My battle of the bulge took a different turn when MS dug it’s hooks into me. During the summer and warm weather months, I could still work in the yard and generally not sit around as much, which meant I was more active and ate less. Winter was a different story, where other than snow removal, I would come home from work, get into my sweats, plop myself in from of the television, and snack. Thus began the viscous cycle of gaining ten to fifteen pounds of winter fat, and losing most of it between April and October. Keep in mind I said most of it, which means that each year I was a little heavier than the year before.

This past winter was no different, and by the time April rolled around, buttoning my slacks and the collar of my shirts became a struggle, so back onto WW I went. The only problem is once I shed about half the amount I wanted, my clothes became comfortable again. I lost my mojo, decided that counting points and weighing food was more of a pain in the ass than it was worth, and started to wing it, which never works.

So I am currently in no-man’s land. I have not reached my weight goal, but am not invested in the process of getting there. Meanwhile the scale has become my enemy.

While K would argue this point, it isn’t that I eat badly. Other than coffee, I don’t eat breakfast, and lunch usually consists of a large Tupperware container of cut up vegetables, sunflower seeds and cheese, followed by a piece of fruit. I also don’t pig out at dinner. My problem is I like to snack at night. So it is not necessarily what I eat, but when.

Part of this struggle I’m sure is age. As the stench of 60 gets closer, my metabolism is slower, and my energy isn’t what it used to be. It’s getting to the point where since it is so hard to shed the weight and so easy to put it back on, part of me that thinks, why bother anymore? I’ve reached a stage of my life where I shouldn’t have to worry about this kind of stuff. It’s not like I have to get leaner because I’m on the prowl to find a partner in life, or want to get naked with some chickie to get my rocks off. So what if I’m a little heavier. I wear it well. All I have to do is buy some new clothes and not get huge.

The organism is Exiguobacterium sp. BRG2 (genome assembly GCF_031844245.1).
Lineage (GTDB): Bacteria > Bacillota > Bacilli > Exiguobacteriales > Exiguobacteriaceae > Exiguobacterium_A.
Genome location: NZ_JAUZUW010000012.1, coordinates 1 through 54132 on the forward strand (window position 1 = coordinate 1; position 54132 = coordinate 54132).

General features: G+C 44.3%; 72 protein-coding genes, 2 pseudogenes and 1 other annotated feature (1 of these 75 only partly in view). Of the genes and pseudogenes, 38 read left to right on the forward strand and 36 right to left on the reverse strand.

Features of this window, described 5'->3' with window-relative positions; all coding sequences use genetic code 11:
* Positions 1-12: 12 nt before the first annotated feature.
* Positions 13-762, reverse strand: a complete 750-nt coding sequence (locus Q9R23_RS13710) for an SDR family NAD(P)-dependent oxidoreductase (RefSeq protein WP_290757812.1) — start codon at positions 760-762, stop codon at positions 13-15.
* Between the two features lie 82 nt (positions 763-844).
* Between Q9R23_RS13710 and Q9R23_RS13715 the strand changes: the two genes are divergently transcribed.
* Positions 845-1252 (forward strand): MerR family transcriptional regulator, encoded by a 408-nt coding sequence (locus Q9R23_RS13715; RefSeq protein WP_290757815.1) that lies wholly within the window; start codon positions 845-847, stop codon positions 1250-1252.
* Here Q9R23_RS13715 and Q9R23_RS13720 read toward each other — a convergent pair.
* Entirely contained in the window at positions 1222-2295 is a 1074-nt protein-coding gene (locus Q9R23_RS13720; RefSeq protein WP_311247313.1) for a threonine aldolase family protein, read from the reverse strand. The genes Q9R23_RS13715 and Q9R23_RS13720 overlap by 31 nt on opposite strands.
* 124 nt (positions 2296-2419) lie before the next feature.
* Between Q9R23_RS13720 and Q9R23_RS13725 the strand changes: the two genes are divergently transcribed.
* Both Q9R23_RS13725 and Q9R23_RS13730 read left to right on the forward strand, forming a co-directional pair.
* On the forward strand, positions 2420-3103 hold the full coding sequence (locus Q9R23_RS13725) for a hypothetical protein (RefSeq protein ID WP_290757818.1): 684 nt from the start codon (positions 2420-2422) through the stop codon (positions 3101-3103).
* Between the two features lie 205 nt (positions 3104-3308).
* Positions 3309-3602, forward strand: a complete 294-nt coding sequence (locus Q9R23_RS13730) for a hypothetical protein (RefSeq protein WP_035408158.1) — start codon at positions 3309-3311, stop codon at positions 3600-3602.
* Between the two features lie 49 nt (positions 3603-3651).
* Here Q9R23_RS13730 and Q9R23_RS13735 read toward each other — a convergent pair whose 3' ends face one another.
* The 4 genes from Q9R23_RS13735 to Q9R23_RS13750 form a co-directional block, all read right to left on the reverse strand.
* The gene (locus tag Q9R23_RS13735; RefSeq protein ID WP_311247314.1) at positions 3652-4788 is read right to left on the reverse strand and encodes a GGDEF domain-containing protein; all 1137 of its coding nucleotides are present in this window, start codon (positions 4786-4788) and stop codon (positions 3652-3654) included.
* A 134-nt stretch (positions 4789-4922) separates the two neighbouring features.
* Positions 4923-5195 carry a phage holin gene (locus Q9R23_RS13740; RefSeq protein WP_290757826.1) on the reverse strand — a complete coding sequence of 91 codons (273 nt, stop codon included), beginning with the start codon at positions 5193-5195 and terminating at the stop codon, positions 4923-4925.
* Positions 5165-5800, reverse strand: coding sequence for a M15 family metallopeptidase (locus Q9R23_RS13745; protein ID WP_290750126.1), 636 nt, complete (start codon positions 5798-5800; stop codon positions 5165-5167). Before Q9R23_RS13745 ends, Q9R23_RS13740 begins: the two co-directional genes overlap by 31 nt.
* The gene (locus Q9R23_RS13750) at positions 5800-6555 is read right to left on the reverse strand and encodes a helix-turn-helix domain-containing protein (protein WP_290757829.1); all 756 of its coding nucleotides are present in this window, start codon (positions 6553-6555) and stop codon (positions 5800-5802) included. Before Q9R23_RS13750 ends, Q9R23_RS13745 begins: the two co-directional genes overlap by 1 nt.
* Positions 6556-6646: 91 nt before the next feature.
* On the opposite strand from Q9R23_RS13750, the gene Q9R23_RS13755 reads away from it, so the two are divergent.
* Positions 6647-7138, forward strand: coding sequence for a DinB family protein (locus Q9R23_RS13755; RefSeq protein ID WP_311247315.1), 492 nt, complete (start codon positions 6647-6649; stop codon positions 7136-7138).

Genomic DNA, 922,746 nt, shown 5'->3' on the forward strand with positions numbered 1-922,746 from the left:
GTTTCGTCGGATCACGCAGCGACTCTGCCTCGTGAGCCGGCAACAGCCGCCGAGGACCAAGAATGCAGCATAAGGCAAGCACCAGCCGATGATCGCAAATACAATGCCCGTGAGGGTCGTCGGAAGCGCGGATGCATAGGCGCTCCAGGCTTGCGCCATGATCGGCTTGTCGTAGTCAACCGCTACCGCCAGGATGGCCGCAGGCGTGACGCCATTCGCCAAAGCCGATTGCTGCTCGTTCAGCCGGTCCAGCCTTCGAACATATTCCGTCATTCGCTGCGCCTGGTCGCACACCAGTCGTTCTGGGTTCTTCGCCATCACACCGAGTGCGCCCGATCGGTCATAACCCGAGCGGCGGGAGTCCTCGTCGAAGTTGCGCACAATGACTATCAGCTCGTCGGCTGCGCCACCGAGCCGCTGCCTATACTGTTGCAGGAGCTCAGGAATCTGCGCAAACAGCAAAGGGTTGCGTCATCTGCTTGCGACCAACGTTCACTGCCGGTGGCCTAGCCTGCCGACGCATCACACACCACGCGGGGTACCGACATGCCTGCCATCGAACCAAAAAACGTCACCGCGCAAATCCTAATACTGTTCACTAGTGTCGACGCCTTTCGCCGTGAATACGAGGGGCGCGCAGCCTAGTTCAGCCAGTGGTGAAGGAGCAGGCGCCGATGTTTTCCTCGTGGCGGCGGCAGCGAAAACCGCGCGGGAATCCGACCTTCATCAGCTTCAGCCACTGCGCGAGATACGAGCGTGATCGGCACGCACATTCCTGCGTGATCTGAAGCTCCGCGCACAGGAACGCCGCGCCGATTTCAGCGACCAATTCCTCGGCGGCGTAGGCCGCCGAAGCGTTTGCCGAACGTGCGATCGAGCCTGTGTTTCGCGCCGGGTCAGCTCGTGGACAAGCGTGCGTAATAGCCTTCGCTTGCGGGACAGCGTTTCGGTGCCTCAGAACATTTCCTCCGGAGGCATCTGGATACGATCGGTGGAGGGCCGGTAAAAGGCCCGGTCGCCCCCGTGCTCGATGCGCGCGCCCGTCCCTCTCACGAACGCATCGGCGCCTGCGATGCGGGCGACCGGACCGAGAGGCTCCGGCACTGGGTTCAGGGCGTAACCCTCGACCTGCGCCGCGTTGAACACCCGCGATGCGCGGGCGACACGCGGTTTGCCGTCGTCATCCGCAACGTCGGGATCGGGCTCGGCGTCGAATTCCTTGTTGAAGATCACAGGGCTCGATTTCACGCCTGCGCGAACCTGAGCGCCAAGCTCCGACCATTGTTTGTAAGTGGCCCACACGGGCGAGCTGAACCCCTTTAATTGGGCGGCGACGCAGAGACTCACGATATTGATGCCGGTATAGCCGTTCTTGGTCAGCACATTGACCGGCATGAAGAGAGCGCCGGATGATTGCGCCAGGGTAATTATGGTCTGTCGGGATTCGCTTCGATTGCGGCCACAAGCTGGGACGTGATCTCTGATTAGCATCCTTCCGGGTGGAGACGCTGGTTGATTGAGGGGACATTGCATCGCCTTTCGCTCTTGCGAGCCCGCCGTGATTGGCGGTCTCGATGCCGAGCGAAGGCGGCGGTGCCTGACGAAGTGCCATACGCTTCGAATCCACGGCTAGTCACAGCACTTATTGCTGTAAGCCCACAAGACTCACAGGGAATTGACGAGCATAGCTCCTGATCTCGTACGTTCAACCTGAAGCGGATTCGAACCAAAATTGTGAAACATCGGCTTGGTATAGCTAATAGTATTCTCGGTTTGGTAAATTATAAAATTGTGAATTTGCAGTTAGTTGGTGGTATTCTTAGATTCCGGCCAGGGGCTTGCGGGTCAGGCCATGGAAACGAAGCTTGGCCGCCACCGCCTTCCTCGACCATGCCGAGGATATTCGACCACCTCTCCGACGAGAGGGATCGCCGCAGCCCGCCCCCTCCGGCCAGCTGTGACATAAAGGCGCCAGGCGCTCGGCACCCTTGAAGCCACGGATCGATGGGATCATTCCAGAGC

If it were only that simple. First of all, I’m self conscious about the way I look, and am harsh on myself in that regard. If you saw me I am sure you would ask what the big deal was, and tell me I’m being too hard on myself. And you would be correct. The problem is I think I should have the body I had in my thirties and forties. Hey, I never said I was rationale.

Secondly, I have a hard enough time dragging this carcass around, with the MS. Having to carry excess weight makes it that much harder, so it behooves me to find a happy medium. As sedentary as I have become, I know that eating well, and maintaining a healthy weight is important for my overall health, MS not withstanding. The problem is that what medical professionals consider a healthy weight for someone my age and height is simply not going to happen.

Lastly, I am cheap when it comes to spending money on myself. The idea of buying new clothes because I don’t have the discipline to lose weight and consistently maintain it so I don’t feel like I am putting ten pounds of sugar into a five pound bag pisses me off.

So, I’m not going to say fuck it and let the weight chips fall where they may. I will try to be a good boy at night and eat healthy snacks. Perhaps I need to listen to what K has long been preaching, which is to eat more during the day so I am not as ravenous at night. I’ll also stick to water and seltzer for weeknight beverages.

I can be a real stubborn guy when I set my mind of something, so I’ll try to keep my weight within a range I can live with. I know there will be rough patches where that is easier said than done, but if those will become fewer and fewer if I follow this plan.

Meanwhile, I will continue to scream at the scale when I don’t.